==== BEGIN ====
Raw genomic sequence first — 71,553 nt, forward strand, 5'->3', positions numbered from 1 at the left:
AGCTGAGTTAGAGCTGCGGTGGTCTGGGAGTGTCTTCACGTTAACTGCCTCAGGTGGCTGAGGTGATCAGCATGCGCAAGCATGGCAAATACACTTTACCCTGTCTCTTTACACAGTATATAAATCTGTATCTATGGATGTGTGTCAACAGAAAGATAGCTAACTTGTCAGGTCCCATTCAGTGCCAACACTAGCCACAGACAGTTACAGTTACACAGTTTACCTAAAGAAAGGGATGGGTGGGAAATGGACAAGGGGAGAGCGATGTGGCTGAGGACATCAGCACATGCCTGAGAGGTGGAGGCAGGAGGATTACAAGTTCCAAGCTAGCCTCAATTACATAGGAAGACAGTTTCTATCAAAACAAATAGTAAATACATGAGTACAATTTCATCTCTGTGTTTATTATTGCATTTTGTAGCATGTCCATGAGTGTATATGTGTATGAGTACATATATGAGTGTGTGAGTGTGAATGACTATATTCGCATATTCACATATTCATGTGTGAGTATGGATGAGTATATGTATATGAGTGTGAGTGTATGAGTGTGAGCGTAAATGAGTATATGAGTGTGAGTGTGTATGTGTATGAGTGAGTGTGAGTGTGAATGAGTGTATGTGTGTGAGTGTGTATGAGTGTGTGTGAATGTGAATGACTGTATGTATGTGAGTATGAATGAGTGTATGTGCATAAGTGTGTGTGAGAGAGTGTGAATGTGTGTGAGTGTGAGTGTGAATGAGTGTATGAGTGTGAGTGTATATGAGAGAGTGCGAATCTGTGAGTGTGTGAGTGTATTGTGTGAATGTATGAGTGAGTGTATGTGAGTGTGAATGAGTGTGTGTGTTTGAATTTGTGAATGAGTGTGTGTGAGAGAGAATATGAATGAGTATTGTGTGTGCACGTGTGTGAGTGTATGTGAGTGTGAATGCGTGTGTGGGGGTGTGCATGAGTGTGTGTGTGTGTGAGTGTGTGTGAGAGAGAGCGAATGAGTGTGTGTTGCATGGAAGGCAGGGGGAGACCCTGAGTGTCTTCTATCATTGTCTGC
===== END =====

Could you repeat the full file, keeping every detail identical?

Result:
Raw genomic sequence first — 71,553 nt, forward strand, 5'->3', positions numbered from 1 at the left:
AGCTGAGTTAGAGCTGCGGTGGTCTGGGAGTGTCTTCACGTTAACTGCCTCAGGTGGCTGAGGTGATCAGCATGCGCAAGCATGGCAAATACACTTTACCCTGTCTCTTTACACAGTATATAAATCTGTATCTATGGATGTGTGTCAACAGAAAGATAGCTAACTTGTCAGGTCCCATTCAGTGCCAACACTAGCCACAGACAGTTACAGTTACACAGTTTACCTAAAGAAAGGGATGGGTGGGAAATGGACAAGGGGAGAGCGATGTGGCTGAGGACATCAGCACATGCCTGAGAGGTGGAGGCAGGAGGATTACAAGTTCCAAGCTAGCCTCAATTACATAGGAAGACAGTTTCTATCAAAACAAATAGTAAATACATGAGTACAATTTCATCTCTGTGTTTATTATTGCATTTTGTAGCATGTCCATGAGTGTATATGTGTATGAGTACATATATGAGTGTGTGAGTGTGAATGACTATATTCGCATATTCACATATTCATGTGTGAGTATGGATGAGTATATGTATATGAGTGTGAGTGTATGAGTGTGAGCGTAAATGAGTATATGAGTGTGAGTGTGTATGTGTATGAGTGAGTGTGAGTGTGAATGAGTGTATGTGTGTGAGTGTGTATGAGTGTGTGTGAATGTGAATGACTGTATGTATGTGAGTATGAATGAGTGTATGTGCATAAGTGTGTGTGAGAGAGTGTGAATGTGTGTGAGTGTGAGTGTGAATGAGTGTATGAGTGTGAGTGTATATGAGAGAGTGCGAATCTGTGAGTGTGTGAGTGTATTGTGTGAATGTATGAGTGAGTGTATGTGAGTGTGAATGAGTGTGTGTGTTTGAATTTGTGAATGAGTGTGTGTGAGAGAGAATATGAATGAGTATTGTGTGTGCACGTGTGTGAGTGTATGTGAGTGTGAATGCGTGTGTGGGGGTGTGCATGAGTGTGTGTGTGTGTGAGTGTGTGTGAGAGAGAGCGAATGAGTGTGTGTTGCATGGAAGGCAGGGGGAGACCCTGAGTGTCTTCTATCATTGTCTGC